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Q2 2012 Middle Market Indicator finds steady, slowing growth

Published: 2012-07-25

Low economic confidence and persisting headwinds cause companies to hold more cash

The National Center for the Middle Market (NCMM) today announced that year-over-year revenue growth for the middle market has slowed from 6.9% to 6.1% according to findings unveiled today in the Q2 Middle Market Indicator (MMI), a quarterly look at the health and outlook of middle market companies in the United States. With companies in the middle market ($10M to $1B in revenues) accounting for over a third of private employment and 33% of GDP, they are a major indicator of the health of the US economy.

Q2 Highlights:

  • The middle market continues to lose confidence in the global and U.S. economies
  • Future investment to remain limited; businesses continue to hold cash in the face of uncertainty
  • Revenue growth seen but slowing
  • Employment growth is stable and projected to hold into next year
  • Challenges to middle market business performance persist

The NCMM is a partnership between The Ohio State University Fisher College of Business and GE Capital. The MMI is a quarterly survey of 1,000 CEOs, CFOs and other C-level executives from a geographically balanced sample of leading middle market companies in the United States. The survey examines the health and outlook of middle market businesses by analyzing capabilities, performance, growth drivers and overall economic outlook.

Conducted in June, the survey showed middle market companies expect revenue growth will slow from 5.2%* to 4.8% over the next twelve months. Companies projecting revenues to increase 10% or more in the next year dropped to 23% from the 28% reported in Q1. Despite this slowing growth sentiment, middle market businesses continue to outpace S&P 500 revenue projections, which were a reported 3.4% this quarter.

"The middle market is the bellwether for the U.S. economy. This quarter's indicator is showing that while the middle market continues to see revenue growth, hiring and job creation, it is becoming more conservative," said Dr. Anil Makhija, academic director of the National Center for the Middle Market. "Compared with last quarter's results, we are seeing some softening and a greater emphasis on building a stronger cash position. Still, middle market companies continue to demonstrate their ability to grow and outperform both large and small businesses despite headwinds and uncertainties related to government action and the global economy."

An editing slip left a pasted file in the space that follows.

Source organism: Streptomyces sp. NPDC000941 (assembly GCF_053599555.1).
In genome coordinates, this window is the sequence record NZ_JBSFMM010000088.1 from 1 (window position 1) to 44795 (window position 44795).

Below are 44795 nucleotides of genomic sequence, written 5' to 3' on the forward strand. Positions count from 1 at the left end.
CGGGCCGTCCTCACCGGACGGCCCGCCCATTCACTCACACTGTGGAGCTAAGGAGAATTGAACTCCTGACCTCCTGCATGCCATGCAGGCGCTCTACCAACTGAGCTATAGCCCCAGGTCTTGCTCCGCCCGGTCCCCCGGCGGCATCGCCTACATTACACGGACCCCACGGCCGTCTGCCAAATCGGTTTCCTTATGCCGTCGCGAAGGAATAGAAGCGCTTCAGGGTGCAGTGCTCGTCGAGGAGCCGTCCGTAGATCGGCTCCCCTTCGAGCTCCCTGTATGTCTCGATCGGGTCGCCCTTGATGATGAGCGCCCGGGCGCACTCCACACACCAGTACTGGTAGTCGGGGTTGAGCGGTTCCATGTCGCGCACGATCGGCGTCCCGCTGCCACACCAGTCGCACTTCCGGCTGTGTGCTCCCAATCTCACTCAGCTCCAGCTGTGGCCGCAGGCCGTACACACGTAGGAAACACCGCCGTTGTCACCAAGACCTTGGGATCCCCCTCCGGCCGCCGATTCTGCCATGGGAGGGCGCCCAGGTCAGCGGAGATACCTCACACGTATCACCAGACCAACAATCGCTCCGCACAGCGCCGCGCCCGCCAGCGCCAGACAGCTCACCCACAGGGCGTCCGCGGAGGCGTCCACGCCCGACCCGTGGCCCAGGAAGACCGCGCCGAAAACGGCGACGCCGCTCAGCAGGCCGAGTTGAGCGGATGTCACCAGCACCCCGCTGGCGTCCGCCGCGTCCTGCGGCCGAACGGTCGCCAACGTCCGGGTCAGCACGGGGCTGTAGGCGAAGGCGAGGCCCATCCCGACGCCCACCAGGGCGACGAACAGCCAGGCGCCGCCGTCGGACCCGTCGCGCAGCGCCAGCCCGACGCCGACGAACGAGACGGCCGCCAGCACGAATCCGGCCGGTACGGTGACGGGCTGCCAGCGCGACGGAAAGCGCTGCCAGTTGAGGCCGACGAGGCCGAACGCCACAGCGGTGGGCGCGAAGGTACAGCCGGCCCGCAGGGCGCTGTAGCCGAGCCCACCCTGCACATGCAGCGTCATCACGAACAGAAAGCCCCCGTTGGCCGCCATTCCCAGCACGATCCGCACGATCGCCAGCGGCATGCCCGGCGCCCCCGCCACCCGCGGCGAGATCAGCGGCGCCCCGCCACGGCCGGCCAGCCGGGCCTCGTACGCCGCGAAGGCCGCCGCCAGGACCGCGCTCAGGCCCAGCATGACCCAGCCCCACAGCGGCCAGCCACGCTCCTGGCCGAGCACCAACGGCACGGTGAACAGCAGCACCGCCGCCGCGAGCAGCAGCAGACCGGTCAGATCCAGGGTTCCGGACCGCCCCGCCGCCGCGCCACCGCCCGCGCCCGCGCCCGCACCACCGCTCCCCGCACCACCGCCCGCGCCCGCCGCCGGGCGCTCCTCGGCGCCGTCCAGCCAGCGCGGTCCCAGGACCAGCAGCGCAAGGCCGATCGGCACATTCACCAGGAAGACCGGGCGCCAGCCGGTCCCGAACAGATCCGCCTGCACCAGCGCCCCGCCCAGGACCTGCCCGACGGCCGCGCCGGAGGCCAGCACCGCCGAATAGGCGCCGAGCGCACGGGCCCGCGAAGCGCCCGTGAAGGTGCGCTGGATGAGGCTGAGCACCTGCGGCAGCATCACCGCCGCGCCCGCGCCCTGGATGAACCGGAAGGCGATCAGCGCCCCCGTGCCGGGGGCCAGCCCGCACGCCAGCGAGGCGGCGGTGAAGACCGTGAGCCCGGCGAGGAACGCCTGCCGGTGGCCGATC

Middle Market expects stable hiring through the next year
Middle market companies this quarter reported increased year-over-year job growth at 2.0% versus 1.5% in Q1. Nine out of 10 middle market companies anticipate stable or increased hiring in the next 12 months, a positive payroll growth of 1.8%.

Confidence in the economy lowers
While middle market companies are projecting overall revenue growth in their companies, they expressed increased pessimism in the local, national and global economies. Only 5% of companies expressed confidence in the global economy's prospects compared with 7% in Q1, and 12% are confident in the U.S. economy compared with 15% in the previous quarter. Similar to Q1, companies are more confident closer to home with 23% expressing confidence in their local economies, though this still represents a decrease from the 28% reported in Q1. Further, the number of companies indicating "no confidence" in the global economy increased dramatically from 32% in Q1 to 44% in Q2.

Healthcare costs and new government actions continue to challenge the middle market
Similar to Q1, healthcare costs and new government actions were cited as "very" or "somewhat" challenging by a large majority of middle market companies. Overall, the issues middle market companies are most concerned with are regulatory:

  • The cost of healthcare (90% consider highly/very challenging versus 92% in Q1)